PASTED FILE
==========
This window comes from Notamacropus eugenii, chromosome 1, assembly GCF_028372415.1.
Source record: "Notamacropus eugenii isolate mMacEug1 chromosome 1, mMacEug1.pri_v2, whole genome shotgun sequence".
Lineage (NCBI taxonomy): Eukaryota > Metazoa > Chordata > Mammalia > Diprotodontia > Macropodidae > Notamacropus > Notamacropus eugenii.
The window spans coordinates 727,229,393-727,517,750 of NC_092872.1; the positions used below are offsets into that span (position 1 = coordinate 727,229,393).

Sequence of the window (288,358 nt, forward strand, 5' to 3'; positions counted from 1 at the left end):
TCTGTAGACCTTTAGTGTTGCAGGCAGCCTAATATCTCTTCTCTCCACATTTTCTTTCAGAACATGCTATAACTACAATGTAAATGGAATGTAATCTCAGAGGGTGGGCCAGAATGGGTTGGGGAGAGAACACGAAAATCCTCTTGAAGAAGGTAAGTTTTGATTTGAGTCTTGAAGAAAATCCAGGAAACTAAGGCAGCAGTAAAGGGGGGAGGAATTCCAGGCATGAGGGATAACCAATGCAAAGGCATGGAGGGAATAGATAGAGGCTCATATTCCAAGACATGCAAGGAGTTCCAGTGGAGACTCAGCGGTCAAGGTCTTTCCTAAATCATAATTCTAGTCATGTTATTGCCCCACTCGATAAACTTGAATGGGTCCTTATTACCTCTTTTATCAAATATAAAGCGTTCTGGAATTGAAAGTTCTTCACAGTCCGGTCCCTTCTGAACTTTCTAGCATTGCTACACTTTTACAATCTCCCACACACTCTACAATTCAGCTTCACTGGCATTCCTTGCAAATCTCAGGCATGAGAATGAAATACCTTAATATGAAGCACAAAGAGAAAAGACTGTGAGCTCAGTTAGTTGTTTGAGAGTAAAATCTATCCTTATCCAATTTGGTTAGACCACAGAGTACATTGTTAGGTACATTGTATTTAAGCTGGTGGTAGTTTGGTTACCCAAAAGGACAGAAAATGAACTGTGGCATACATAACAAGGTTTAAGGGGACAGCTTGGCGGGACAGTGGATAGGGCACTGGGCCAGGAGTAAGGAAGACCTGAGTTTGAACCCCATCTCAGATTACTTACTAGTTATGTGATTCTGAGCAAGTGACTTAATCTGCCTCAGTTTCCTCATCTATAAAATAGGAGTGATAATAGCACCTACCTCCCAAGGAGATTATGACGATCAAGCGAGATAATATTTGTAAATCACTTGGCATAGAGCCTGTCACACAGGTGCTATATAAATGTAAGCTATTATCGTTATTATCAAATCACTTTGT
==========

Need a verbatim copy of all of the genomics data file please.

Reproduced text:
This window comes from Notamacropus eugenii, chromosome 1, assembly GCF_028372415.1.
Source record: "Notamacropus eugenii isolate mMacEug1 chromosome 1, mMacEug1.pri_v2, whole genome shotgun sequence".
Lineage (NCBI taxonomy): Eukaryota > Metazoa > Chordata > Mammalia > Diprotodontia > Macropodidae > Notamacropus > Notamacropus eugenii.
The window spans coordinates 727,229,393-727,517,750 of NC_092872.1; the positions used below are offsets into that span (position 1 = coordinate 727,229,393).

Sequence of the window (288,358 nt, forward strand, 5' to 3'; positions counted from 1 at the left end):
TCTGTAGACCTTTAGTGTTGCAGGCAGCCTAATATCTCTTCTCTCCACATTTTCTTTCAGAACATGCTATAACTACAATGTAAATGGAATGTAATCTCAGAGGGTGGGCCAGAATGGGTTGGGGAGAGAACACGAAAATCCTCTTGAAGAAGGTAAGTTTTGATTTGAGTCTTGAAGAAAATCCAGGAAACTAAGGCAGCAGTAAAGGGGGGAGGAATTCCAGGCATGAGGGATAACCAATGCAAAGGCATGGAGGGAATAGATAGAGGCTCATATTCCAAGACATGCAAGGAGTTCCAGTGGAGACTCAGCGGTCAAGGTCTTTCCTAAATCATAATTCTAGTCATGTTATTGCCCCACTCGATAAACTTGAATGGGTCCTTATTACCTCTTTTATCAAATATAAAGCGTTCTGGAATTGAAAGTTCTTCACAGTCCGGTCCCTTCTGAACTTTCTAGCATTGCTACACTTTTACAATCTCCCACACACTCTACAATTCAGCTTCACTGGCATTCCTTGCAAATCTCAGGCATGAGAATGAAATACCTTAATATGAAGCACAAAGAGAAAAGACTGTGAGCTCAGTTAGTTGTTTGAGAGTAAAATCTATCCTTATCCAATTTGGTTAGACCACAGAGTACATTGTTAGGTACATTGTATTTAAGCTGGTGGTAGTTTGGTTACCCAAAAGGACAGAAAATGAACTGTGGCATACATAACAAGGTTTAAGGGGACAGCTTGGCGGGACAGTGGATAGGGCACTGGGCCAGGAGTAAGGAAGACCTGAGTTTGAACCCCATCTCAGATTACTTACTAGTTATGTGATTCTGAGCAAGTGACTTAATCTGCCTCAGTTTCCTCATCTATAAAATAGGAGTGATAATAGCACCTACCTCCCAAGGAGATTATGACGATCAAGCGAGATAATATTTGTAAATCACTTGGCATAGAGCCTGTCACACAGGTGCTATATAAATGTAAGCTATTATCGTTATTATCAAATCACTTTGT